But the offender is not alone. A considerable number of parking offenders have been supporting him for years, in disregard of the relevant traffic regulations .- Has the authority failed in its duties due to a lack of traffic monitoring? Consistent traffic monitoring here is essential, with regular speeding traffic. Continue reading The Great Tram Stop Adventure

Bremens first Protected Cycling Lane?

Bremen’s Neustadt – located in the centre of Bremen, on the left bank of the Weser – is developing into one of Bremen’s liveliest districts. However, the Friedrich-Ebert-Straße (see our post about Parking Day 2019 in Bremen) – a traffic axis designed at the height of the popularity of the “car-friendly city” – cuts the district in two and separates the neighborhoods of “Flüsseviertel” and “Südervorstadt” from each other. A working group of citizens who are committed to the development of the district have now presented a plan for the redesign of this main artery:

Cover picture of the brochure

Essential measures

Continue reading Bremens first Protected Cycling Lane?

One Hundred and Eighty Kilotons

What can cycling do to reduce CO2 emissions in Bremen? Here we calculate what has been done, what hasn’t, and what can be done in the coming decade.

With Fridays for Future developing a regular presence on the streets of Bremen, a transport transition blog like Bremenize must surely be asking – what can cycling do in response to the climate emergency? Generalised answers to this question abound in the cycling advocacy world, amongst concerned politicians, in Bremen’s new coalition agreement, and indeed amongst Fridays for Future activists, or at least amongst those living in a country with a cycling culture. Continue reading One Hundred and Eighty Kilotons

Parking Day: Or how to civilise a traffic hell  

The Friedrich-Ebert-Strasse in the Neustadt district of Bremen is heavily congested, or better said: a four-lane traffic hell.  People who live on this road are exposed to unbearable levels of noise and air pollution every day. Because this road – 30 m wide, then 60 m wide before it turns into the Wilhelm-Kaisen-Bridge – offers generous space for motorized traffic. Pedestrians and cyclists, on the other hand, have to share the narrow (4 m) sidewalk, and can hardly ever cross the road safely.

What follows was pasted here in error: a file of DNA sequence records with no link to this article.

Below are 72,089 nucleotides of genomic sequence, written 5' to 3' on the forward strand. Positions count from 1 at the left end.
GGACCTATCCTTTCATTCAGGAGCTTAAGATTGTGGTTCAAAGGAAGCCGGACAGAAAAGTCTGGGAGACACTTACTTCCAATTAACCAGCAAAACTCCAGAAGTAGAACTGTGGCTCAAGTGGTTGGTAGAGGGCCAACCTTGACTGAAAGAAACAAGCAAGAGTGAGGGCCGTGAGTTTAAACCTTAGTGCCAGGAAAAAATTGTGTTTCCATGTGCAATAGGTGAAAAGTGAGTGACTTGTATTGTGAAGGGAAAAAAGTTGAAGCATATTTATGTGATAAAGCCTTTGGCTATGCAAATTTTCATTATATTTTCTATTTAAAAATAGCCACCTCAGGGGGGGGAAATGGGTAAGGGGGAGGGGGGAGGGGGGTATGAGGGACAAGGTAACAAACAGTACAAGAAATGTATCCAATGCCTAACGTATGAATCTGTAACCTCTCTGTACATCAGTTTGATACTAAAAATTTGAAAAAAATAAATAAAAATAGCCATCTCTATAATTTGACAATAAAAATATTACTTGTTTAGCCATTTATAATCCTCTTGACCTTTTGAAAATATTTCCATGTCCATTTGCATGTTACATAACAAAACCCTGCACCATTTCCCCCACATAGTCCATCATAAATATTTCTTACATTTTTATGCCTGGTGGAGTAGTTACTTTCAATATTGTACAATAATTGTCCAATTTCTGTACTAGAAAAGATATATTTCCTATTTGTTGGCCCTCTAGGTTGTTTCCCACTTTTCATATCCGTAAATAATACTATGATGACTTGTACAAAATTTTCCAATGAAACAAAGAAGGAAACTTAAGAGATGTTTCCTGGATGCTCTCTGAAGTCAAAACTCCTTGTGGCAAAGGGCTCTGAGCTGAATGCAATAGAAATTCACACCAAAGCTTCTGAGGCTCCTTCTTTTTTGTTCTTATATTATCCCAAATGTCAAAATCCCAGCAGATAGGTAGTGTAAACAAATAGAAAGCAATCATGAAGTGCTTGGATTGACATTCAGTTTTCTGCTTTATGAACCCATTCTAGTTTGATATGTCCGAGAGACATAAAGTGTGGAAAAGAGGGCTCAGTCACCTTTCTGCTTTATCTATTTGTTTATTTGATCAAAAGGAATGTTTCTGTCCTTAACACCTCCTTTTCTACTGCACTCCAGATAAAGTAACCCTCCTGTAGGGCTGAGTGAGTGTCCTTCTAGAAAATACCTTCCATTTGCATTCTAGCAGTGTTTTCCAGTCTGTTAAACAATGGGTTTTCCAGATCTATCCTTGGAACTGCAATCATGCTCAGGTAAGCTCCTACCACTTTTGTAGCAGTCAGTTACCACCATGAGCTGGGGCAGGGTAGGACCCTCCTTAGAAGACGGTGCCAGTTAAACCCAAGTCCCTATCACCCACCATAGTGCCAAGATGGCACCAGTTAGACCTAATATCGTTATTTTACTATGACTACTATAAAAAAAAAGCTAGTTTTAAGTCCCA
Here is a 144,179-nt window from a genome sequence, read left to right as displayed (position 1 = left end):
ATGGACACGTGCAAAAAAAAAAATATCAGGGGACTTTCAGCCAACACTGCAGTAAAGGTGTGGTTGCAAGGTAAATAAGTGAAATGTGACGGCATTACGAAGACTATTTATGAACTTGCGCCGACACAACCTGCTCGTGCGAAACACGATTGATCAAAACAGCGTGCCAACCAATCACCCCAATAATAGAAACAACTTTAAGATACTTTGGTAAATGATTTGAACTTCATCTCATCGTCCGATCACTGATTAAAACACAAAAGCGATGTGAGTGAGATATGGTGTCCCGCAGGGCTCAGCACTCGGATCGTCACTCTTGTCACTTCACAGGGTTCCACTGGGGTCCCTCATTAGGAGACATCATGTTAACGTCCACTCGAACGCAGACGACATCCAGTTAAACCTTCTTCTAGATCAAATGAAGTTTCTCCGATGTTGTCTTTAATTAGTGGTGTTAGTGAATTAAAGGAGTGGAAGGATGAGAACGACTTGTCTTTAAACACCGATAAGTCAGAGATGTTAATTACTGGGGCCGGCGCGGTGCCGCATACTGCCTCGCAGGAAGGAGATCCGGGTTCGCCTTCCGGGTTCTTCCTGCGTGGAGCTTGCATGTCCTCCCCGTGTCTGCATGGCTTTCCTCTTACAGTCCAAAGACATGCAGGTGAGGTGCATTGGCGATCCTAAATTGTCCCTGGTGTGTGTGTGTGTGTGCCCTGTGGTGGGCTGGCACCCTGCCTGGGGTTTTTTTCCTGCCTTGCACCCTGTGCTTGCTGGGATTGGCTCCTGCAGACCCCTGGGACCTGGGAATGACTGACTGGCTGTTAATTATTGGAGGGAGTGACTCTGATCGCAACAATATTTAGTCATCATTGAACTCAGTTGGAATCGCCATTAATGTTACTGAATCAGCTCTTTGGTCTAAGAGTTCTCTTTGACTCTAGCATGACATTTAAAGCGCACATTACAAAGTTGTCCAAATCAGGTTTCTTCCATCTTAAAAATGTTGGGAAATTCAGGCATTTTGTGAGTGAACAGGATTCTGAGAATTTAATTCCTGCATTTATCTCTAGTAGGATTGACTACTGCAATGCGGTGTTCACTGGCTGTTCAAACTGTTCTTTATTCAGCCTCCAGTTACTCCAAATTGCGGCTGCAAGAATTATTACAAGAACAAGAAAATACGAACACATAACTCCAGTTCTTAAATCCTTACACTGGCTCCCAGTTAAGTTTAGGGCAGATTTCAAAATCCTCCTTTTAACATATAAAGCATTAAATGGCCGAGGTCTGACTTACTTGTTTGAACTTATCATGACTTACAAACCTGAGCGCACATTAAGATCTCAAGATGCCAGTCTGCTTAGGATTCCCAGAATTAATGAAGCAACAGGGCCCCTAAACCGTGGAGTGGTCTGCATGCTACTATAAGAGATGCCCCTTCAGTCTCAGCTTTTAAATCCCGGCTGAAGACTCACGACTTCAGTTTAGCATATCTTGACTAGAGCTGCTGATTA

Not much space for everyday cyclists, Foto: Wolfgang Köhler-Naumann

Should this be the case? Is this appropriate for a modern urban environment?

We believe it is not. We wanted to show that there is another way to organize public space. Continue reading Parking Day: Or how to civilise a traffic hell  

Guerilla action or a “city for people”?

Europe-wide Parking Day in Bremen, Germany

“A city for people” – for three hours reality in Bremen’s Neustadt.

This happened on the 15th Parking Day as part of the European Mobility Week in Friedrich-Ebert-Straße in Bremen after the super demo against climate change of “Fridays for Future” in the city centre with more than 30,000 participants (not bad for a city of 550.000!):

More space for cyclists and pedestrians for 3 hours, Foto: Fino Terreno

Continue reading Guerilla action or a “city for people”?

“Geht-Doch-Manifesto” – Pro pedestrian traffic in Bremen

Manifesto pro pedestrians:

(The following is taken from the original text)

Lots of dosh for car traffic – hardly anything for foot and bicycle

According to a study by the University of Kassel, car traffic in Bremen receives a subsidy of 156 euros per inhabitant per year, public transport 115 euros, cycling 9.3 euros and walking 16 euros.

Pavements in Bremen, does it have to be like that?

Although Bremen does somewhat better than other municipalities, it must be said that car traffic is heavily subsidised. Continue reading “Geht-Doch-Manifesto” – Pro pedestrian traffic in Bremen